Why Did UNESCO Decide Against ‘In Danger’ Status For Great Barrier Reef?
United National cultural agency UNESCO has voted leaving the Great Barrier Reef off its “in danger” list amid the world heritage site’s recent destruction from massive coral bleaching.
The decision, made at the annual meeting of the World Heritage Committee (WHC) in the Polish city of Krakow, is believed to help the Australian government dodge embarrassment and deal with a damaging blow to its tourism industry.
Win For Australian Government?
“This announcement overnight is a big win for Australia and a big win for the Turnbull Government,” said federal environment minister Josh Frydenberg in an ABC report, adding that the government’s heavy investment in the reef could take time to translate to improvements.
According to the minister, the government is standing by its Reef 2050 plan, which is coordinated and integrated with the Queensland government’s efforts to defend the widely battered reef.
The committee is concerned about water quality targets as well as land clearing laws in the state. UNESCO blames land clearing as an issue in the reef’s health, calling for greater efforts on the matter. Queensland premier Annastacia Palaszczuk’s administration is believed to have failed to achieve stronger tree-clearing laws through state parliament.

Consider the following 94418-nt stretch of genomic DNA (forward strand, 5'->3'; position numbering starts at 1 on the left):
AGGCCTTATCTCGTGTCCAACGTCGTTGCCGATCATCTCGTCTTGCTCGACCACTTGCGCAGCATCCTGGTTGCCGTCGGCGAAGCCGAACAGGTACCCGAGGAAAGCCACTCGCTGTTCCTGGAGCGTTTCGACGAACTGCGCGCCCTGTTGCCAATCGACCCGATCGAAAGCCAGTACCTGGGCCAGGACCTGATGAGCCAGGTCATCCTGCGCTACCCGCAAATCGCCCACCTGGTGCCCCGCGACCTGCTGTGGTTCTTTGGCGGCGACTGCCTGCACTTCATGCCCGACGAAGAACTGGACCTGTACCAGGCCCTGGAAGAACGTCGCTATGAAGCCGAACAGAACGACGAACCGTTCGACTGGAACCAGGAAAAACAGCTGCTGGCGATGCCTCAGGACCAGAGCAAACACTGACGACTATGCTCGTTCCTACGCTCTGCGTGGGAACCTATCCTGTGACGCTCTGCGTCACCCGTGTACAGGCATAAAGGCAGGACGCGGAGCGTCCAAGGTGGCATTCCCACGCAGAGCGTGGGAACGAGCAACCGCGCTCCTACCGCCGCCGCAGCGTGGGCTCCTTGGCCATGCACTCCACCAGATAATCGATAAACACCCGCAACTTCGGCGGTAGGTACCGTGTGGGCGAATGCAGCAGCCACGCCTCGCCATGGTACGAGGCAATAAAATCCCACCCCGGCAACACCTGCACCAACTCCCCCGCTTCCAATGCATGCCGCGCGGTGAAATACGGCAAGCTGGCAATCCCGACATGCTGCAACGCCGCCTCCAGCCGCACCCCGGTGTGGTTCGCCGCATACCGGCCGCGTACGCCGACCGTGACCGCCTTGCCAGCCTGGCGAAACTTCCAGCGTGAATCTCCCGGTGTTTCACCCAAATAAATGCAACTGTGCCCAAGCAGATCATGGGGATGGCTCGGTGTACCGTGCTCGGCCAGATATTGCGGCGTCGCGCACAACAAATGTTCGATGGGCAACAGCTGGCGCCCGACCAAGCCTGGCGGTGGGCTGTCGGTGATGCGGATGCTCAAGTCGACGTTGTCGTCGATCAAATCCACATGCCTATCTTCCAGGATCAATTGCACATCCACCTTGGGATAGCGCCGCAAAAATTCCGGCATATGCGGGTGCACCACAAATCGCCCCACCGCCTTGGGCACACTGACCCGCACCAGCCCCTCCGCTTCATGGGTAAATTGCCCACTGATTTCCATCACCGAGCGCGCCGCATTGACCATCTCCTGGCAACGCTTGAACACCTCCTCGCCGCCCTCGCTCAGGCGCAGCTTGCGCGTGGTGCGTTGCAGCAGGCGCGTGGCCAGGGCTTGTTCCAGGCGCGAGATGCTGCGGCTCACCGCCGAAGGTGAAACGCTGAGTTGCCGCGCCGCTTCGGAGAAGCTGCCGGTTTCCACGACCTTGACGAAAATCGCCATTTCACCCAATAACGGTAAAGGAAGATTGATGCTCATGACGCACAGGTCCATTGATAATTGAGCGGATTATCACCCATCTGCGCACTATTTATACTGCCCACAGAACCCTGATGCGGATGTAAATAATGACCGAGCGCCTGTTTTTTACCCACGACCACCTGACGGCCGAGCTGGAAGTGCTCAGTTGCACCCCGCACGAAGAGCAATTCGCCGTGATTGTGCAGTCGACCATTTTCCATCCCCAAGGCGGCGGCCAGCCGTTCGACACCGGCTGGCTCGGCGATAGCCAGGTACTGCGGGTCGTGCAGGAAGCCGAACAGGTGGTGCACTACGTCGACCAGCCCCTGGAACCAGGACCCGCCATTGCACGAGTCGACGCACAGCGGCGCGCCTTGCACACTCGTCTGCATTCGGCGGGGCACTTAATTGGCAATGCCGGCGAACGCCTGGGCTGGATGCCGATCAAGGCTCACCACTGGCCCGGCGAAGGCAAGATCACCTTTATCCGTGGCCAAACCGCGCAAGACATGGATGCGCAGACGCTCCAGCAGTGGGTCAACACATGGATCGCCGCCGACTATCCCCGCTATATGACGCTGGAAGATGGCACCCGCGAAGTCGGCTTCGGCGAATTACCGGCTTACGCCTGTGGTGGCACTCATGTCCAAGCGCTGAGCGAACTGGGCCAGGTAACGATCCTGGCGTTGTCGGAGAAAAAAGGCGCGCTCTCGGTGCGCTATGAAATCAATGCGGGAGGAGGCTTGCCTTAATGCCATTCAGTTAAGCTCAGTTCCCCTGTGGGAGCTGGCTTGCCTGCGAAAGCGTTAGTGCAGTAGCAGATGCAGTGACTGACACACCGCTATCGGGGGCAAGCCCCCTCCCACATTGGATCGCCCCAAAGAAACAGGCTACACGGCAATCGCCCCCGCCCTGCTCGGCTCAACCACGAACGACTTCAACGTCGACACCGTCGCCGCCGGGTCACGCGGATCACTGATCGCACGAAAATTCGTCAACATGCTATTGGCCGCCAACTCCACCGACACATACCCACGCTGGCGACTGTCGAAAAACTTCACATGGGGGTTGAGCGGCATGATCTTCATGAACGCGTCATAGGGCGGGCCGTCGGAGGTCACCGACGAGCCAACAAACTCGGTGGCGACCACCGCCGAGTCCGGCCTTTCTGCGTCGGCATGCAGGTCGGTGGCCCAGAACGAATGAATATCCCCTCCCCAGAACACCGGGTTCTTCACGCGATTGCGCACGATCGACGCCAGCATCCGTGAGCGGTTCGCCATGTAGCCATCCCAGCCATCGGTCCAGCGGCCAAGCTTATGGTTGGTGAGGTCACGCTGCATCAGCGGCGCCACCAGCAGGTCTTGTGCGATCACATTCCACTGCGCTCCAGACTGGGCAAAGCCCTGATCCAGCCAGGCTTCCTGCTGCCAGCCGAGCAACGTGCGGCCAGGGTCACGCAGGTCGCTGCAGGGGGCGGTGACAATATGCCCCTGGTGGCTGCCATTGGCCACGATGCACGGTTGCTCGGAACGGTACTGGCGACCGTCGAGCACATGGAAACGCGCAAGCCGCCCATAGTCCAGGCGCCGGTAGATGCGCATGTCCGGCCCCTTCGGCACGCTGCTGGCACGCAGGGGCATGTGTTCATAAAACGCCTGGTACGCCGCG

Palaszczuk deemed the decision good news, citing the reef’s support for more than 69,000 jobs in Queensland and billions of dollars in assistance to the state’s economy each year.
Reef Management And Protection
The government’s management of the embattled reef has come under fire for the extensive coral die-off seen in the area, which has been attributed to the strongest El Niño phenomenon in two decades and climate change impact.
The mass coral bleaching has also threatened the world heritage status of the Great Barrier Reef.
Its commitment to addressing climate change, for instance, is questioned in the fact of its relationship with fossil fuels. Coal remains the second-biggest export earner in the country.
For Alix Foster Vander Elst of Greenpeace Australia Pacific, an endangerment listing would have represented the reef’s situation in a “more realistic” way, forcing the federal government to act on climate change.
A new report noted that the Great Barrier Reef is “too big to fail,” estimating its value at a staggering AU $56 billion (US $42 billion).
The reef is seen to contribute AU $6.4 billion to the Australian economy in financial year 2015 to 2016 and $3.9 billion to Queensland’s economy, and the state would see its highest unemployment rate in 25 years if all Australians working there lost their jobs today.